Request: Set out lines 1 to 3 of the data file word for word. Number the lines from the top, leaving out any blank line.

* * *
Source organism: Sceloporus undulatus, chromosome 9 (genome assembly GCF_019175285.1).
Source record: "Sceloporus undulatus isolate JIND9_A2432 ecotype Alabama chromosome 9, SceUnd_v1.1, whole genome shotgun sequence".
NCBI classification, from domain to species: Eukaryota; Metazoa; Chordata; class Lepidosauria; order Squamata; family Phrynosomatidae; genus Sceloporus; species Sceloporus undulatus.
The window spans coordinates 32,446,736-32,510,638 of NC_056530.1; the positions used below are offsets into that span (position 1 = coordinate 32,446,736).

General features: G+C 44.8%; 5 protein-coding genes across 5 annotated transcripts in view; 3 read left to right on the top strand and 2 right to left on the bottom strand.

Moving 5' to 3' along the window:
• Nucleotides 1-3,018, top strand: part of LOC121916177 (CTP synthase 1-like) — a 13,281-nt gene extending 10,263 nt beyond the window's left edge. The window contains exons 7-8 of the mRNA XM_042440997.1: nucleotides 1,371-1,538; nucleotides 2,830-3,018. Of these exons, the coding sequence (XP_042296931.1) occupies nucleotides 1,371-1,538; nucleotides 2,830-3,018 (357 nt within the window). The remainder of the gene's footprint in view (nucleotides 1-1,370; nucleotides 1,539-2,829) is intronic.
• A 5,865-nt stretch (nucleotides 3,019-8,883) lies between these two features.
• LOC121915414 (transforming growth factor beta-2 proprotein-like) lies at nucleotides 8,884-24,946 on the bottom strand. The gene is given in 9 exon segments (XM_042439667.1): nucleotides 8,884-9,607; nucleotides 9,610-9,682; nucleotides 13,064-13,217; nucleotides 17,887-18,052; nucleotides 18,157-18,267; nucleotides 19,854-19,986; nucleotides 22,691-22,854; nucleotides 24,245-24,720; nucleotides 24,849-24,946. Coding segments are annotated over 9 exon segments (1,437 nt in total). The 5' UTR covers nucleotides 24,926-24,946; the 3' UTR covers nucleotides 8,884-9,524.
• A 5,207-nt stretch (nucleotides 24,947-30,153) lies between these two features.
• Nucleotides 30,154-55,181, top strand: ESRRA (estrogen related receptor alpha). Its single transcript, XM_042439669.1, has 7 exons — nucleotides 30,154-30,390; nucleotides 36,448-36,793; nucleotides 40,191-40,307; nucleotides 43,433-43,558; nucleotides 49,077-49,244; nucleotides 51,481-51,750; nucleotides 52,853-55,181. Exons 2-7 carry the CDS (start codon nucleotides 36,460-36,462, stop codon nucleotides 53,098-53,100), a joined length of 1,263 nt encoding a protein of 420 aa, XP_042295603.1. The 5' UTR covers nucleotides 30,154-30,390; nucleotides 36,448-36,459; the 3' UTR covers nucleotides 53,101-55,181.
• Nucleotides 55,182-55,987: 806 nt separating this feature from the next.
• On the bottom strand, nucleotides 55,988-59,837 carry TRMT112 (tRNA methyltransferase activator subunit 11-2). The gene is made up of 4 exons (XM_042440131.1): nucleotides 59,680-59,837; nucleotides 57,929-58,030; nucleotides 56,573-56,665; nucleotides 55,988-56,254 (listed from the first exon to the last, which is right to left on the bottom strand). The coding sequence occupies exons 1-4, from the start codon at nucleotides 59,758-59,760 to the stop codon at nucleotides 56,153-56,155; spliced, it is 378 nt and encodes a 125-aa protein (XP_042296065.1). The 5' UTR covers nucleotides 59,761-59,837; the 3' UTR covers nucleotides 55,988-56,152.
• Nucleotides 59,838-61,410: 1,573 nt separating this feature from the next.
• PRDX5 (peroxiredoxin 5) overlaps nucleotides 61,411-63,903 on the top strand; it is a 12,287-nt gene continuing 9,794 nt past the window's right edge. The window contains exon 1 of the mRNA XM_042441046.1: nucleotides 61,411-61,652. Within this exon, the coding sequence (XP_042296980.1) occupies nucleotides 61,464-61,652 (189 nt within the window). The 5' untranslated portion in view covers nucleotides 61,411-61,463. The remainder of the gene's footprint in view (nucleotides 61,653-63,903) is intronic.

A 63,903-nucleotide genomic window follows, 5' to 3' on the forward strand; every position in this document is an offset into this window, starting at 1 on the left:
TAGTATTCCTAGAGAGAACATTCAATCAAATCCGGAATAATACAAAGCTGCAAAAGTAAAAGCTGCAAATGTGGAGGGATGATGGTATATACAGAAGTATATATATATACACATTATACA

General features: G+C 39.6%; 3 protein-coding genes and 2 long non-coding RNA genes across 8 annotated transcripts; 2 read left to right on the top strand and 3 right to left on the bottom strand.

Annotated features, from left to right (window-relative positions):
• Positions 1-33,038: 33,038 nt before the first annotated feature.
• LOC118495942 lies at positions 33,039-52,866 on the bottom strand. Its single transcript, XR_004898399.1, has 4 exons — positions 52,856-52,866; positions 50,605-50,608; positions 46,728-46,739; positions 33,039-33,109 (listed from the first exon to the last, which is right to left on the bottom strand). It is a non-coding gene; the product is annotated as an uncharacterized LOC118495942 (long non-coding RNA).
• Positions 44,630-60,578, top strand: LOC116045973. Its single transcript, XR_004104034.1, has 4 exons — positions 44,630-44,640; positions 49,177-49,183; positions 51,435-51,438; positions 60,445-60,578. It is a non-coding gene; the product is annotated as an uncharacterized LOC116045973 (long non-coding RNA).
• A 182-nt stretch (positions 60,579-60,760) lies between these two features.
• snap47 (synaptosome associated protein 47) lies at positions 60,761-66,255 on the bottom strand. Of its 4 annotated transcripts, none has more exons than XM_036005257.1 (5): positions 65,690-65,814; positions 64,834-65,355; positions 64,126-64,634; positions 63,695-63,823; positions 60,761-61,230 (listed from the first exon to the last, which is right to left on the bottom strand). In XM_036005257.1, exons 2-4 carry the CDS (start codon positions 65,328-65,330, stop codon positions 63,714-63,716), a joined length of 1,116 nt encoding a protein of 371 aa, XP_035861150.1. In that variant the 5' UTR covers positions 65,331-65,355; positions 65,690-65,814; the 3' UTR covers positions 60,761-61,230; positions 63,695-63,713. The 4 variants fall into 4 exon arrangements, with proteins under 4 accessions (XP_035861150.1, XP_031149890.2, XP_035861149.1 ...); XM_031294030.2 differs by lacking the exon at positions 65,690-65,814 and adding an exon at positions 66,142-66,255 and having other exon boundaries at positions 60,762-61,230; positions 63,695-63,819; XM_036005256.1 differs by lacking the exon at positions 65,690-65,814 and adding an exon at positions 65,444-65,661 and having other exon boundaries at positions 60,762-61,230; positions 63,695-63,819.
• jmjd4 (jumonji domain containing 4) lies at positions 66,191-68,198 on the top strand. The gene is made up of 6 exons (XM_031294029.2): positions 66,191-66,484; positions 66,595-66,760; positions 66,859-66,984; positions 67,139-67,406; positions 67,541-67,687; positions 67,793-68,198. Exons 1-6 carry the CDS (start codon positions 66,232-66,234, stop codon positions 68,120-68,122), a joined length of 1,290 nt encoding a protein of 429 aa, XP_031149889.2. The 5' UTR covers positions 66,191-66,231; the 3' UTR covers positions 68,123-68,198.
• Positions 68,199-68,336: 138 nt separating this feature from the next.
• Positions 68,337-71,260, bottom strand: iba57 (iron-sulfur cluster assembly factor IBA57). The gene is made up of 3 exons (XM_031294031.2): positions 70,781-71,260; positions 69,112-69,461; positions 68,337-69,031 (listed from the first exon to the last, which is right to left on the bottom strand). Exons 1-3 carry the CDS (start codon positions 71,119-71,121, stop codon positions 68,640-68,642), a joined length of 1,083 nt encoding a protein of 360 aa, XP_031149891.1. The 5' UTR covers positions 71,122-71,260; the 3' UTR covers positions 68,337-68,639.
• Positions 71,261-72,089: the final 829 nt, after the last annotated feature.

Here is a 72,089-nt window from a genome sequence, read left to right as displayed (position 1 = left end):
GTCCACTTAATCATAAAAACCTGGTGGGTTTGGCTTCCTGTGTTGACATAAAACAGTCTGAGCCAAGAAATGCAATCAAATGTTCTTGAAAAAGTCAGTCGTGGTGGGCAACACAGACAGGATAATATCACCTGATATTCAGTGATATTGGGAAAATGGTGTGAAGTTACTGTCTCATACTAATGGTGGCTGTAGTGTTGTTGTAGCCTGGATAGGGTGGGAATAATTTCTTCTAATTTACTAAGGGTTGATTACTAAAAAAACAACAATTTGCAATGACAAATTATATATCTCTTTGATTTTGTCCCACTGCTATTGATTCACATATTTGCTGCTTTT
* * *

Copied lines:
Source organism: Sceloporus undulatus, chromosome 9 (genome assembly GCF_019175285.1).
Source record: "Sceloporus undulatus isolate JIND9_A2432 ecotype Alabama chromosome 9, SceUnd_v1.1, whole genome shotgun sequence".
NCBI classification, from domain to species: Eukaryota; Metazoa; Chordata; class Lepidosauria; order Squamata; family Phrynosomatidae; genus Sceloporus; species Sceloporus undulatus.